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PIV and PLIF to Evaluate Mixture Formation in a Direct-Injection Hydrogen-Fuelled Engine
ISSN: 1946-3936, e-ISSN: 1946-3944
Published April 14, 2008 by SAE International in United States
Citation: Kaiser, S. and White, C., "PIV and PLIF to Evaluate Mixture Formation in a Direct-Injection Hydrogen-Fuelled Engine," SAE Int. J. Engines 1(1):657-668, 2009, https://doi.org/10.4271/2008-01-1034.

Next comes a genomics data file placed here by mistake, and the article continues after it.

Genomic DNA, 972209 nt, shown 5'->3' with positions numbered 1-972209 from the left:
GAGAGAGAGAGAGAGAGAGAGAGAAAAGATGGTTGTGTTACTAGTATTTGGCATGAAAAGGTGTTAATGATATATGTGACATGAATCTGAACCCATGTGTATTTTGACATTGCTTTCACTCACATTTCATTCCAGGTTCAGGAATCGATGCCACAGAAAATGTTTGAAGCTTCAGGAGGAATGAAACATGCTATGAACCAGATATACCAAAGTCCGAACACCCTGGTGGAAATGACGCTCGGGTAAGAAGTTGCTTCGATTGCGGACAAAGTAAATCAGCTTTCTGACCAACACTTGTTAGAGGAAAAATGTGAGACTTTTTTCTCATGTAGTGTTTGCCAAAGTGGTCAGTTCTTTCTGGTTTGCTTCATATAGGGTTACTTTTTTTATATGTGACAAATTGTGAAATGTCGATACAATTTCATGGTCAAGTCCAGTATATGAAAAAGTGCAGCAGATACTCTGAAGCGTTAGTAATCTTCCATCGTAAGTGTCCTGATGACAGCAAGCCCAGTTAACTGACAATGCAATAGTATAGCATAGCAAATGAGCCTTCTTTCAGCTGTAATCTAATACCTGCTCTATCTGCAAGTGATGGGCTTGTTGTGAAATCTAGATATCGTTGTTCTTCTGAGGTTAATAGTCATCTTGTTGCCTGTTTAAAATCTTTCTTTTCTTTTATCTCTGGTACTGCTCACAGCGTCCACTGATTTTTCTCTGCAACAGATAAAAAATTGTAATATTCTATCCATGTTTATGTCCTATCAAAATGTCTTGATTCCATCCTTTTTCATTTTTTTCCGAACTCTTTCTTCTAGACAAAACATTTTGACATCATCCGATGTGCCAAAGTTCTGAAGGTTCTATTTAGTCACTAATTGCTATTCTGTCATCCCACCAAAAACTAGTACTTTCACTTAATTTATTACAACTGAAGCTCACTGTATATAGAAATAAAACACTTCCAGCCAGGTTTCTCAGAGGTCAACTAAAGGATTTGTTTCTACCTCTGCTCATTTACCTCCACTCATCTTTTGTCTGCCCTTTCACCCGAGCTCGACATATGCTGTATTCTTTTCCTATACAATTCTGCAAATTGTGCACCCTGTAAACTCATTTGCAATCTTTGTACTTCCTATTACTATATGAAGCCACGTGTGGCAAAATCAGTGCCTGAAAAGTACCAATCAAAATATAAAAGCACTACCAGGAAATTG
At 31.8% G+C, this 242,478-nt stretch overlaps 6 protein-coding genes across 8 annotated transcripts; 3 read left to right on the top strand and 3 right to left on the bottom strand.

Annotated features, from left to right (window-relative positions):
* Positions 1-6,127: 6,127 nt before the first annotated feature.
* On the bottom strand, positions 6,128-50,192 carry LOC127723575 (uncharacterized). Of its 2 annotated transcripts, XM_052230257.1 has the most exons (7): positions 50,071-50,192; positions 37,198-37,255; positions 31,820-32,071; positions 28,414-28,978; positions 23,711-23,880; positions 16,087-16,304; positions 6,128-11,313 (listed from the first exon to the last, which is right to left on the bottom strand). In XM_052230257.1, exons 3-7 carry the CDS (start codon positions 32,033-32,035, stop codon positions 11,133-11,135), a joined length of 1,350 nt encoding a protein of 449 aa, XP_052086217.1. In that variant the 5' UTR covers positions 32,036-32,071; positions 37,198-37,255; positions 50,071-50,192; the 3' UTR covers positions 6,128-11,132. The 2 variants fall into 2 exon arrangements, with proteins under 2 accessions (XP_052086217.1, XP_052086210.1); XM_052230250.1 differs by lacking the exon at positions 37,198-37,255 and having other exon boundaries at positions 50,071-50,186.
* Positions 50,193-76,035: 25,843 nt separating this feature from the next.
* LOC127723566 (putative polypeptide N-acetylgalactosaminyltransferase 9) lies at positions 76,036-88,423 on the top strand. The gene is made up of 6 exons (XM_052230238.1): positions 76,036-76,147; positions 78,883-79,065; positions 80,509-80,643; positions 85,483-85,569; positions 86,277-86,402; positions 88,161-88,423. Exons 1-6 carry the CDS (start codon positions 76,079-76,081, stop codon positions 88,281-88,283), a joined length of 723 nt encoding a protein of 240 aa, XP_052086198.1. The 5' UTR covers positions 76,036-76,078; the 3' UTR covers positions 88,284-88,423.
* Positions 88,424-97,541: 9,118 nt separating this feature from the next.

In an optically accessible single-cylinder engine fueled with hydrogen, acetone planar laser-induced fluorescence (PLIF) and particle image velocimetry (PIV) are used to evaluate in-cylinder mixture formation. The experiments include measurements for engine operation with hydrogen injection in-cylinder either prior to or after intake valve closure (IVC). Pre-IVC injection is used to produce a near-homogeneous mixture for PLIF calibration experiments and to establish a baseline comparison for post-IVC injection. Calibration experiments and a temperature correction allow conversion of the acetone fluorescence signal to equivalence ratio. For post-IVC injection with start of injection (SOI) coincident with IVC, PLIF results are similar to pre-IVC injection. With retard of SOI from IVC, mixture inhomogeneities increase monotonically, with high hydrogen concentration spatially located near the injector and within a smaller volume. For injection late in the cycle, the turbulent fuel-rich area is sharply delineated from the more quiescent fuel-lean region. The PIV vector plots suggest that the observed spatial distribution of hydrogen for SOI retarded from IVC is a consequence of the in-cylinder flow field generated by the injection event. Specifically, in the measured r-θ plane of the cylinder and in the field of view imaged, the vector plots show a large-scale mean flow towards the injector. It is conjectured that the observed flow field results from jet-wall interactions that redirect the leading edge of some of the fuel jets back towards the injector, creating a counter-flow with respect to the other fuel jets, which inhibits further jet penetration. The net result is a high hydrogen concentration near the injector. This scenario confirms that the injector tip geometry, injector location, and injection timing are critical parameters with respect to in-cylinder mixing in direct-injection hydrogenfuelled engine.